[bitc-dev] Retrospective: The Issues with Type Classes

wren ng thornton wren at freegeek.org
Mon Apr 9 00:10:41 PDT 2012


On 4/8/12 8:28 PM, Sandro Magi wrote:
> The only problem with this solution is that you lose the natural
> isomorphism with the original Foo, so this requires "wrap/unwrap" at the
> coercion boundary. Two possible solutions to this:

There are a number of facilities to help with that issue. Among them,

 
http://hackage.haskell.org/packages/archive/newtype/0.1/doc/html/Control-Newtype.html

which has the very helpful "ala" function to keep things clean and 
declarative.

For many situations newtypes are indeed sufficient. In fact, they're 
better than allowing multiple instances because they make explicit the 
types involved (and I mean "types" in the colloquial or philosophical 
sense, rather than what compilers see per se). It's far better than the 
C approach of just calling everything "int" simply because it happens to 
be represented by a machine word.

However, there are situations where using newtypes isn't pretty. In 
particular, it's the cases where you want to use multiple instances at 
the same time. With ordering relations, no matter which ordering we have 
in mind for a particular implementation task, by and large we only care 
about one ordering for that particular set of data. In this case, using 
newtypes or named instances is perfectly fine. However, now consider a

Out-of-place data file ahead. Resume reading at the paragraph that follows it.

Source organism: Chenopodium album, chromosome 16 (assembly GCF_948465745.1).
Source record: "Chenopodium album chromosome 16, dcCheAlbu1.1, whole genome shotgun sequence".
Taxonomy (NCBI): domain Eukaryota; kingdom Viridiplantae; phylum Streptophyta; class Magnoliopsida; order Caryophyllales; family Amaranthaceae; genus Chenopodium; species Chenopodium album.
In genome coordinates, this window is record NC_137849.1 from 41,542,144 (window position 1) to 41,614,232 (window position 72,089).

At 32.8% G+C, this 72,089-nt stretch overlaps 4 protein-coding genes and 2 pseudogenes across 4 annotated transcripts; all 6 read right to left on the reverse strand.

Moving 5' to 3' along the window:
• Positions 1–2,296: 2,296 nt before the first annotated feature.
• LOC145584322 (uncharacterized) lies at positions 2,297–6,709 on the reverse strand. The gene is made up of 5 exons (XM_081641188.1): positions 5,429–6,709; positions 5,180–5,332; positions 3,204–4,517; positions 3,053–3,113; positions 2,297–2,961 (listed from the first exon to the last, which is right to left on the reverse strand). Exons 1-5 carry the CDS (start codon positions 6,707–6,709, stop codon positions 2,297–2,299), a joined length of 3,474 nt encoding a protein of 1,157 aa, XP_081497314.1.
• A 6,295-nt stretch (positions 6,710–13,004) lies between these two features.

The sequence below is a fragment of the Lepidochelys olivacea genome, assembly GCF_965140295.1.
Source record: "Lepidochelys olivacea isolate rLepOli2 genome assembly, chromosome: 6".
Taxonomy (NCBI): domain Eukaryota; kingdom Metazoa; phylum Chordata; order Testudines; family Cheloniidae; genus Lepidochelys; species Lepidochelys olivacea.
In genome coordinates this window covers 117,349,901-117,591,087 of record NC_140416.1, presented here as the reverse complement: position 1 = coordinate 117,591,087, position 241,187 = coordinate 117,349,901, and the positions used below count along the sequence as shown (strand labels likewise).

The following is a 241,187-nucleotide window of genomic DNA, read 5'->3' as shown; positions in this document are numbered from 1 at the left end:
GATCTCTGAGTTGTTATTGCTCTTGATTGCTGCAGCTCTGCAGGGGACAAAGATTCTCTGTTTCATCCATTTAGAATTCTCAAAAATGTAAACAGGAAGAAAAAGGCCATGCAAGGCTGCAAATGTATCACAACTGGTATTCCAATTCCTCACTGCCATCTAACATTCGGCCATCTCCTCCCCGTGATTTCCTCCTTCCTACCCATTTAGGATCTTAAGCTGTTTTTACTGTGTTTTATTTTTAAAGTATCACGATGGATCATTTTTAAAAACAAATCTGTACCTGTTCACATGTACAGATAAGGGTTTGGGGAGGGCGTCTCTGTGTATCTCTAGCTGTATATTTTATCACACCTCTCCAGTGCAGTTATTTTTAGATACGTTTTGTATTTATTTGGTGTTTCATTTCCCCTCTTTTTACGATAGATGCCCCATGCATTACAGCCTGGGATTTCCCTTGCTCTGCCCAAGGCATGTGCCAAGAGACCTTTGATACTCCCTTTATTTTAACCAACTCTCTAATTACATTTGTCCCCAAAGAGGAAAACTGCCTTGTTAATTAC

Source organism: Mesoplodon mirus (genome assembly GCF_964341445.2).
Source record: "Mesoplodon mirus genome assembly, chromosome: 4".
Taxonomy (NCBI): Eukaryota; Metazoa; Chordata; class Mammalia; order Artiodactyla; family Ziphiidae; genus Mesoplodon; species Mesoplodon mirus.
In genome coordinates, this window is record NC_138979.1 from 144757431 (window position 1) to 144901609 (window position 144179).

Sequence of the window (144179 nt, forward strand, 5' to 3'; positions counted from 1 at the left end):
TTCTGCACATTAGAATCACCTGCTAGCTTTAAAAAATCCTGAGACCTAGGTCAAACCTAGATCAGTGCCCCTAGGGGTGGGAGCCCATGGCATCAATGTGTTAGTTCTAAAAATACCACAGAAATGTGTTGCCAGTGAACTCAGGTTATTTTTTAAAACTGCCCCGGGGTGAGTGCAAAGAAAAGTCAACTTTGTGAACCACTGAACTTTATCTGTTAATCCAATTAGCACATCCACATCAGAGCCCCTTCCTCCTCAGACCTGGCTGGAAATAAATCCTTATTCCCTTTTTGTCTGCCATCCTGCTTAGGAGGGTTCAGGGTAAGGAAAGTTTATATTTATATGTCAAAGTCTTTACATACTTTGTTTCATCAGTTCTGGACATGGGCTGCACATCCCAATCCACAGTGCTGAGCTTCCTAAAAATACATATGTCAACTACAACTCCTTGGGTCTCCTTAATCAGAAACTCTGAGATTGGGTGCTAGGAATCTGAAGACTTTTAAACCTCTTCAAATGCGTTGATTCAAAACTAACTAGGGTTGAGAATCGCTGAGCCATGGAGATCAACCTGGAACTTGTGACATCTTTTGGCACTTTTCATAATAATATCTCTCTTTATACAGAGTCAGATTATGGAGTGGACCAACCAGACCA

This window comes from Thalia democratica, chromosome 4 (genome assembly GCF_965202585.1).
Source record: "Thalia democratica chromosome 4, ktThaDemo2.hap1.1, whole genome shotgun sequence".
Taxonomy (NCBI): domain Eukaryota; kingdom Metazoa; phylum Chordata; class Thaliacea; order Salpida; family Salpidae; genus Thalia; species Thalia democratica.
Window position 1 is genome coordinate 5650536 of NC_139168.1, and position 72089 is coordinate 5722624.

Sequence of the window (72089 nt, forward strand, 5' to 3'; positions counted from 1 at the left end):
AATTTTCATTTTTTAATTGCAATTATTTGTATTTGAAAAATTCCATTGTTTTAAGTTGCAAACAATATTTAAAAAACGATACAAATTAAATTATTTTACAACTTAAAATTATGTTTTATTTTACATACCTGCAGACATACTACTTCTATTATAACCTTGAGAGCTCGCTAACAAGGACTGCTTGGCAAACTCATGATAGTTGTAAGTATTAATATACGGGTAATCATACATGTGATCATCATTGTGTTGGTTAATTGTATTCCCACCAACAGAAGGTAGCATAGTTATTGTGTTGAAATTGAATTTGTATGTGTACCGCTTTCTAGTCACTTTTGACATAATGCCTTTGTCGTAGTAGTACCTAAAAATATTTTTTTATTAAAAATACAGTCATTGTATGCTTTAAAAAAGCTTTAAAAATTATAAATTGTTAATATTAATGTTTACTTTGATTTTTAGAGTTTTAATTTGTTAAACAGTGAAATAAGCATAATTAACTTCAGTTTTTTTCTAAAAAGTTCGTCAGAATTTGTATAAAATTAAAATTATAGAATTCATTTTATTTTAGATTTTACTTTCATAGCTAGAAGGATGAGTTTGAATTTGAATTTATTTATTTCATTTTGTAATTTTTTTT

type class for some abstract algebraic concept like Semigroup, Monoid, 
Group, etc. We very often want to combine multiple of these instances 
and use them together; for example, we have two (to four) any time we 
talk about a semiring, ring, field, lattice, etc. Even worse, many times 
we want to use multiple (e.g.) semirings in the same hunk of code; for 
example, switching between the (+,*) semiring and the (max,*) or (min,+) 
semiring when dealing with probabilities or path weights. In these sorts 
of situations both newtype wrappers and explicit passing of named 
instances run into problems (though named instances fare a bit better in 
the multiple semiring example). I've used abstract algebra as the 
example since that's what I'm familiar with, but there are analogous 
problems in any other situation where you have multiple interacting 
instances of the same class.

That all is just in the Haskell context. In the BitC context there's the 
additional constraint about making allocation explicit. I'm not sure 
what sorts of issues that'd introduce for the newtype approach. Does/did 
BitC even have newtypes as such? They're one of my favorite features of 
Haskell, but even Mark Jones dropped them from Habit.

-- 
Live well,
~wren


More information about the bitc-dev mailing list